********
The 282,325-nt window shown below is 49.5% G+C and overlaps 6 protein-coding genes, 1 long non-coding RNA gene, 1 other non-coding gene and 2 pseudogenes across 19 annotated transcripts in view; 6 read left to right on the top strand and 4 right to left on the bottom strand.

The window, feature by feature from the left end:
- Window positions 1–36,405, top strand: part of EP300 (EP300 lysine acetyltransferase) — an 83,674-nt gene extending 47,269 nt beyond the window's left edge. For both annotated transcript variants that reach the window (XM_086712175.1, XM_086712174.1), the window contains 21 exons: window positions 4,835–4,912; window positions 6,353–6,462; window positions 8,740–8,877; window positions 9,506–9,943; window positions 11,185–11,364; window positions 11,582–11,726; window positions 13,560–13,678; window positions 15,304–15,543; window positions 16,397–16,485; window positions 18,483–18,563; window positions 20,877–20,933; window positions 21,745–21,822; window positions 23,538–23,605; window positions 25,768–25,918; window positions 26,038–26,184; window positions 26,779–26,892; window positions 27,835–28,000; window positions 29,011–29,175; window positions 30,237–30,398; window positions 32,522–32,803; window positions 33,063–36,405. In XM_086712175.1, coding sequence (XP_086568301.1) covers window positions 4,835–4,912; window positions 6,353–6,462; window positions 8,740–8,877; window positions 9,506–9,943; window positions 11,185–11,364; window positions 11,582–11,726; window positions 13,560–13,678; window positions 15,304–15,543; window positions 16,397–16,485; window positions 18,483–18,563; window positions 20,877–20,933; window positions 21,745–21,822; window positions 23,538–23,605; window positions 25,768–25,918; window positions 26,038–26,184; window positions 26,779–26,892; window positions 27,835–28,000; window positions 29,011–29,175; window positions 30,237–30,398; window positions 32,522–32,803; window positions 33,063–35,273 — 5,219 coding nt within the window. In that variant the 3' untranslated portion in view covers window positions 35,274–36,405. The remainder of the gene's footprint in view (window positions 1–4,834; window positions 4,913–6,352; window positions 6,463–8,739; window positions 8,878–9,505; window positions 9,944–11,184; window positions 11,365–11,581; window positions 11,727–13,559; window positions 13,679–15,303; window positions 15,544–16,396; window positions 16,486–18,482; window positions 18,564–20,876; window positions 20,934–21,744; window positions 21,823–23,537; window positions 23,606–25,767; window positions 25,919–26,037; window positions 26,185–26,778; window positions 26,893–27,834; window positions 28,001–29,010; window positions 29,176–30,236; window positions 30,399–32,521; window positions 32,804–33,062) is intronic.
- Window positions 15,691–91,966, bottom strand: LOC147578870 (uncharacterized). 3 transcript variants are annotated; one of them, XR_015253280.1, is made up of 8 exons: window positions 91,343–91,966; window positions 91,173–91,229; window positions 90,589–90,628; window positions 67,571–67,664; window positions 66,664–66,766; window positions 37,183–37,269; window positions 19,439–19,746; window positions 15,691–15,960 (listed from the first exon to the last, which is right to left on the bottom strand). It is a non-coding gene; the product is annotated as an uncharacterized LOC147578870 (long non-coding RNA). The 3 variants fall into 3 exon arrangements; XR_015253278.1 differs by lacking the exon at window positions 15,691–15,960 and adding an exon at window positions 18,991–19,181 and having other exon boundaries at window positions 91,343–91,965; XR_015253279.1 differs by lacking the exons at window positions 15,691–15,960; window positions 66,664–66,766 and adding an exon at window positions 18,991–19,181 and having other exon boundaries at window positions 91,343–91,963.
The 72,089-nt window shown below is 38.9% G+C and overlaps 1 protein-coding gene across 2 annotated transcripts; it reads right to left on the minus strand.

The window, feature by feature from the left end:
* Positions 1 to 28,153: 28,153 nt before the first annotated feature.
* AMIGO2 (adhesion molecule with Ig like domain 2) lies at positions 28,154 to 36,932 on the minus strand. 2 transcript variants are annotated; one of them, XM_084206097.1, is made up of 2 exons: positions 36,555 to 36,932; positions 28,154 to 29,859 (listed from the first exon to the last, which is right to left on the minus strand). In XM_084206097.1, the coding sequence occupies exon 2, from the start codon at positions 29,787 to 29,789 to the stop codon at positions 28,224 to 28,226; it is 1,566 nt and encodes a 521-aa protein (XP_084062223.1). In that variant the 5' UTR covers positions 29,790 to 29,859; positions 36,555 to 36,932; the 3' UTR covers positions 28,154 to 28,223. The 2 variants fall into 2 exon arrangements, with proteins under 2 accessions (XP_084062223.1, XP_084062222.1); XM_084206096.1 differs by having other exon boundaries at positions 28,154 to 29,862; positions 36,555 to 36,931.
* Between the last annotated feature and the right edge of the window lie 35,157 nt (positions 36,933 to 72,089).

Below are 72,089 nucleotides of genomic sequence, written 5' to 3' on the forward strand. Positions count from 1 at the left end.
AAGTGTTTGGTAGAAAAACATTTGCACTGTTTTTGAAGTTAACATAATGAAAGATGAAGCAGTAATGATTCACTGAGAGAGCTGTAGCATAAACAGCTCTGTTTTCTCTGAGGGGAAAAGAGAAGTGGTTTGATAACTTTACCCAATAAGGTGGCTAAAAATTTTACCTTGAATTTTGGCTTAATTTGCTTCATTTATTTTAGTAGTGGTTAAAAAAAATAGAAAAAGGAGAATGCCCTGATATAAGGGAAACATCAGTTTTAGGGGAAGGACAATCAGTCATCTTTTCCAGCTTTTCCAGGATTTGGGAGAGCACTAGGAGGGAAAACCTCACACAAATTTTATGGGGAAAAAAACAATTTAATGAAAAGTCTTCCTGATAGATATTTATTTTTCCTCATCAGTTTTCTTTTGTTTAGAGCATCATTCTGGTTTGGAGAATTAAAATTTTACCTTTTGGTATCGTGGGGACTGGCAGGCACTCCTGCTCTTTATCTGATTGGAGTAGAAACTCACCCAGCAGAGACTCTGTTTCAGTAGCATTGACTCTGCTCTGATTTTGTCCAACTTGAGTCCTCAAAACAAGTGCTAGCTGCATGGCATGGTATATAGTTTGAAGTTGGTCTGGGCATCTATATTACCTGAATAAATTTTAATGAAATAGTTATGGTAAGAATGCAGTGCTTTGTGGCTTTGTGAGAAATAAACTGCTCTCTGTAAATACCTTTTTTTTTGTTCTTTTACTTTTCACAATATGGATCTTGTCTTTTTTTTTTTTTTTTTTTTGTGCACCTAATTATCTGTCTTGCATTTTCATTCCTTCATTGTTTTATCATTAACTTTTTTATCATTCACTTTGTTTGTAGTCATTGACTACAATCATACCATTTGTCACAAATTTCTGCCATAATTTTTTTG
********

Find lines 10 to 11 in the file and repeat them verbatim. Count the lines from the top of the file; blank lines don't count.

Below are 72,089 nucleotides of genomic sequence, written 5' to 3' on the forward strand. Positions count from 1 at the left end.
AAGTGTTTGGTAGAAAAACATTTGCACTGTTTTTGAAGTTAACATAATGAAAGATGAAGCAGTAATGATTCACTGAGAGAGCTGTAGCATAAACAGCTCTGTTTTCTCTGAGGGGAAAAGAGAAGTGGTTTGATAACTTTACCCAATAAGGTGGCTAAAAATTTTACCTTGAATTTTGGCTTAATTTGCTTCATTTATTTTAGTAGTGGTTAAAAAAAATAGAAAAAGGAGAATGCCCTGATATAAGGGAAACATCAGTTTTAGGGGAAGGACAATCAGTCATCTTTTCCAGCTTTTCCAGGATTTGGGAGAGCACTAGGAGGGAAAACCTCACACAAATTTTATGGGGAAAAAAACAATTTAATGAAAAGTCTTCCTGATAGATATTTATTTTTCCTCATCAGTTTTCTTTTGTTTAGAGCATCATTCTGGTTTGGAGAATTAAAATTTTACCTTTTGGTATCGTGGGGACTGGCAGGCACTCCTGCTCTTTATCTGATTGGAGTAGAAACTCACCCAGCAGAGACTCTGTTTCAGTAGCATTGACTCTGCTCTGATTTTGTCCAACTTGAGTCCTCAAAACAAGTGCTAGCTGCATGGCATGGTATATAGTTTGAAGTTGGTCTGGGCATCTATATTACCTGAATAAATTTTAATGAAATAGTTATGGTAAGAATGCAGTGCTTTGTGGCTTTGTGAGAAATAAACTGCTCTCTGTAAATACCTTTTTTTTTGTTCTTTTACTTTTCACAATATGGATCTTGTCTTTTTTTTTTTTTTTTTTTTGTGCACCTAATTATCTGTCTTGCATTTTCATTCCTTCATTGTTTTATCATTAACTTTTTTATCATTCACTTTGTTTGTAGTCATTGACTACAATCATACCATTTGTCACAAATTTCTGCCATAATTTTTTTG